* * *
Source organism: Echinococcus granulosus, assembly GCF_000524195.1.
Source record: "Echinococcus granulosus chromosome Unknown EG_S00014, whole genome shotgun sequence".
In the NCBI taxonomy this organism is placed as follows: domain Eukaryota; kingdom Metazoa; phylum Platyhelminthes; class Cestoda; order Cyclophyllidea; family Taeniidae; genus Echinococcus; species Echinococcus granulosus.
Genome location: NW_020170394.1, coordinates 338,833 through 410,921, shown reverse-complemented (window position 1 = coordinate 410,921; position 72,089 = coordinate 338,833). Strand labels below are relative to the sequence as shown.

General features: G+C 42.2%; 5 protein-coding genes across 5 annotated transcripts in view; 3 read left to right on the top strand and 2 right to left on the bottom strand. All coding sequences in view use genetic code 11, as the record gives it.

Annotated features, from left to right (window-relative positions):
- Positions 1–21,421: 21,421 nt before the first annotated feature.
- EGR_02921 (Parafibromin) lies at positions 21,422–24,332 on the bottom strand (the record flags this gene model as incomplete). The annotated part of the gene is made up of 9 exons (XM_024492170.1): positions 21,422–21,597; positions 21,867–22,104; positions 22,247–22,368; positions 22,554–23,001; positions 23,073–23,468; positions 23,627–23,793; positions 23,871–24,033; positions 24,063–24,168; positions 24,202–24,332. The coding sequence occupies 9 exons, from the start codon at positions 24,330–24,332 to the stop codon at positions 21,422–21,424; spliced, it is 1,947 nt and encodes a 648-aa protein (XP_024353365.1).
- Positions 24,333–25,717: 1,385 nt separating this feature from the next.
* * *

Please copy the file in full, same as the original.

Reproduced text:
Source organism: Echinococcus granulosus, assembly GCF_000524195.1.
Source record: "Echinococcus granulosus chromosome Unknown EG_S00014, whole genome shotgun sequence".
In the NCBI taxonomy this organism is placed as follows: domain Eukaryota; kingdom Metazoa; phylum Platyhelminthes; class Cestoda; order Cyclophyllidea; family Taeniidae; genus Echinococcus; species Echinococcus granulosus.
Genome location: NW_020170394.1, coordinates 338,833 through 410,921, shown reverse-complemented (window position 1 = coordinate 410,921; position 72,089 = coordinate 338,833). Strand labels below are relative to the sequence as shown.

General features: G+C 42.2%; 5 protein-coding genes across 5 annotated transcripts in view; 3 read left to right on the top strand and 2 right to left on the bottom strand. All coding sequences in view use genetic code 11, as the record gives it.

Annotated features, from left to right (window-relative positions):
- Positions 1–21,421: 21,421 nt before the first annotated feature.
- EGR_02921 (Parafibromin) lies at positions 21,422–24,332 on the bottom strand (the record flags this gene model as incomplete). The annotated part of the gene is made up of 9 exons (XM_024492170.1): positions 21,422–21,597; positions 21,867–22,104; positions 22,247–22,368; positions 22,554–23,001; positions 23,073–23,468; positions 23,627–23,793; positions 23,871–24,033; positions 24,063–24,168; positions 24,202–24,332. The coding sequence occupies 9 exons, from the start codon at positions 24,330–24,332 to the stop codon at positions 21,422–21,424; spliced, it is 1,947 nt and encodes a 648-aa protein (XP_024353365.1).
- Positions 24,333–25,717: 1,385 nt separating this feature from the next.